Rev. Jackson Lahmeyer wants to help you get a religious exemption from a COVID-19 vaccine mandate. It’s as simple as 1-2-3. First, follow his Sheridan Church on social media. Second, make a donation to his Tulsa, Oklahoma, congregation. Third, download his “religious exemption” form. And he’s quick to point out that you can’t skip step two.
The charismatic pastor, who is challenging U.S. Sen. James Lankford in next year’s Republican primary, has refused to get vaccinated, got COVID, and promotes remedies that don’t actually work, like taking the parasitic medication ivermectin. While about 300 people attend the church, tens of thousands have downloaded the form (which suggests we’ve really missed out on a great fundraising opportunity here at Word&Way).
But if convictions are sincere, one doesn’t actually need a pastoral form to assert a religious exemption against a government rule. Thus, Charles Haynes, senior fellow for religious freedom at the Freedom Forum in Washington, D.C., told the Washington Post that Lahmeyer’s effort is really more like televangelists selling prayer cloths or other trinkets.
“He’s not really selling a religious exemption,” explained Haynes. “He’s selling a bogus idea that you need one.”
Yet, other pastors have joined the exemption racket. For instance, a California pastor we wrote about during the gubernatorial recall election put out his own “religious exemption” form. If you want more specialized assistance, Rev. David and Peggy Hall offer tiered packages to give you “expert help with your religious exemption” that will “save your job, your freedom, your dignity — and your soul!” Ranging from the $175 “concierge program” all the way up to the $495 “VIP package,” they promise to give you a signed form, research and other documents, and — if you opt for the higher package — a personal phone call with the couple.
Those getting into this anti-vax “side hustle” extend beyond provocative pastors to include political groups like the legal advocacy nonprofit of former Trump lawyer Sidney Powell. Money, apparently, is a more powerful drug than a vaccine.
With the details of the Biden administration’s vaccination rules for employers rolling out last week, legal challenges to vaccine requirements are quickly increasing. In this issue of A Public Witness, we roll up our sleeves to examine prominent Christian leaders challenging vaccination mandates. And we warn of the danger of an underlying spiritual-but-not-religious individualism infecting our society.
Help, I’m Being Repressed
On Friday (Nov. 5), the largest Baptist seminary and the largest Methodist seminary in the country filed a joint lawsuit against the new Biden vaccine rules for employers. With more than 100 employees, both Southern Baptist Theological Seminary and Asbury Theological Seminary fall under the requirement that employees either get vaccinated or undergo weekly COVID testing.
Ryan Bangert, senior counsel for the Alliance Defending Freedom that helped filed the suit on behalf of the seminaries, argued that the Biden administration is wrong to “treat unvaccinated employees like workplace hazards or to compel employers to become vaccine commissars.” He downplayed the threat that coworkers pose to each other even though, cough, a significant number of COVID transmissions have occurred in workplaces.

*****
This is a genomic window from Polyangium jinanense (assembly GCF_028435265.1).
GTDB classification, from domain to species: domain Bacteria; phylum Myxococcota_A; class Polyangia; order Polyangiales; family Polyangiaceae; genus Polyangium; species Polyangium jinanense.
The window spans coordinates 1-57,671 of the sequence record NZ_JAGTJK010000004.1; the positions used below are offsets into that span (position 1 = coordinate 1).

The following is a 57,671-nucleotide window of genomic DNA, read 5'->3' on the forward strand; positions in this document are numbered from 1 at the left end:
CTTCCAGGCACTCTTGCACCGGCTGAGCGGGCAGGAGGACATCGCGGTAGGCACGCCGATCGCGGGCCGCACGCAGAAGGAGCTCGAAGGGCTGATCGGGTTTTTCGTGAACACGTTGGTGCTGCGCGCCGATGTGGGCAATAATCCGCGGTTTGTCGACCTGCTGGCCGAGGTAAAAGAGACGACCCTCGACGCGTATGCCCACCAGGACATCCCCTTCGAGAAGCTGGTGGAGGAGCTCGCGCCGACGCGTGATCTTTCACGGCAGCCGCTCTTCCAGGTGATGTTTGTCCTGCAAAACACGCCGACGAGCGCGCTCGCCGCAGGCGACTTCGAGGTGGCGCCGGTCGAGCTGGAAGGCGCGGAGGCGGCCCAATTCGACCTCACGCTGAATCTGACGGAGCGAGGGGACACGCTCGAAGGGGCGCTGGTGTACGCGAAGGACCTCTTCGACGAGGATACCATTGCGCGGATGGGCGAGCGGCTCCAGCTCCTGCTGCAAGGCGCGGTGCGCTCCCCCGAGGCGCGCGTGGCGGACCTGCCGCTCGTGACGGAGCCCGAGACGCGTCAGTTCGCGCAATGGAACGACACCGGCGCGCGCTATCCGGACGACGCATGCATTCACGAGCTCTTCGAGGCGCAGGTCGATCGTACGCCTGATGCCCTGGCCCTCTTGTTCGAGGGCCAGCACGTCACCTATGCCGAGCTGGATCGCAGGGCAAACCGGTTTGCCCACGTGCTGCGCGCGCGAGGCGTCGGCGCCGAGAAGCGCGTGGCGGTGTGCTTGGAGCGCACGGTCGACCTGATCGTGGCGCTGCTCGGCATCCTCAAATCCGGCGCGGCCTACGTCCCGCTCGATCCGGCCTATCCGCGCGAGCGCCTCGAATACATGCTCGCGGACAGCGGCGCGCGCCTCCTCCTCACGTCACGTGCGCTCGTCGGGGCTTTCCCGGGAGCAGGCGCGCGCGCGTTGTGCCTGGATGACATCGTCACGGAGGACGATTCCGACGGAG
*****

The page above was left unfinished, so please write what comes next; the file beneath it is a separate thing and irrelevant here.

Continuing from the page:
Bangert also claimed the Biden rules would force “employers like our clients to intrude on their employees’ personal health decisions.” That argument comes with a dose of irony, since ADF literally served as one of the legal teams in the U.S. Supreme Court Case’s so-called “Hobby Lobby” case in which ADF argued that its client, Conestoga Wood Specialties (and other companies like Hobby Lobby), should be allowed to enact their own religious beliefs in ways that, well, “intrude on their employees’ personal health decisions.”
Adding to the confusion was SBTS President Albert Mohler struggling to articulate a clear understanding of the Biden Administration’s requirements or the argument decrying the lack of religious exemptions.
In announcing the lawsuit, Mohler repeatedly complained about “government coercion” and “the coercive power of the state.” Of course, he regularly defends the use of capital punishment, the most coercive power the government exerts. Both the comments from Mohler and Bangert could be cynically interpreted through the lens of politics. Government power is justified when serving my ends and illegitimate when requiring actions with which I disagree.
Mohler continued his litany of complaints in asserting the new rules would require institutions to “interrogate its employees” and “puts those institutions in the position of violating conscience” of their employees. Such objections are hard to take seriously given Mohler’s own history of institutional leadership. Consider that he forced out a theology professor because she was a woman. He canceled a hire of a faculty member whose conscience believed women could be ministers. He shuttered the whole social work program because he disagreed with the professors and the nature of the discipline. And he banned professors from teaching critical race theory or intersectionality — even though Southern Baptists (who in Baptist polity are in charge) had previously affirmed some use of both CRT and intersectionality. For Mohler, conscience appears to matter only when convenient.
The Southern Baptists are a decentralized denomination. Given the chance to name Mohler as their leader, they overwhelmingly declined and no election audit has yet to cast doubt on the results. But they do speak as a denomination to draw clear doctrinal lines. They have not, however, articulated an anti-vax or anti-mandate position during this pandemic or in times past — a fact Mohler acknowledged last Friday. In fact, the international missionary arm of Southern Baptists even imposed a COVID vaccine mandate on its missionaries and their families. Whatever the roots of Mohler’s opposition to the vaccine mandate, he’s offered no evidence grounding it in a sincerely-held religious belief as articulated by his denomination or theological institution.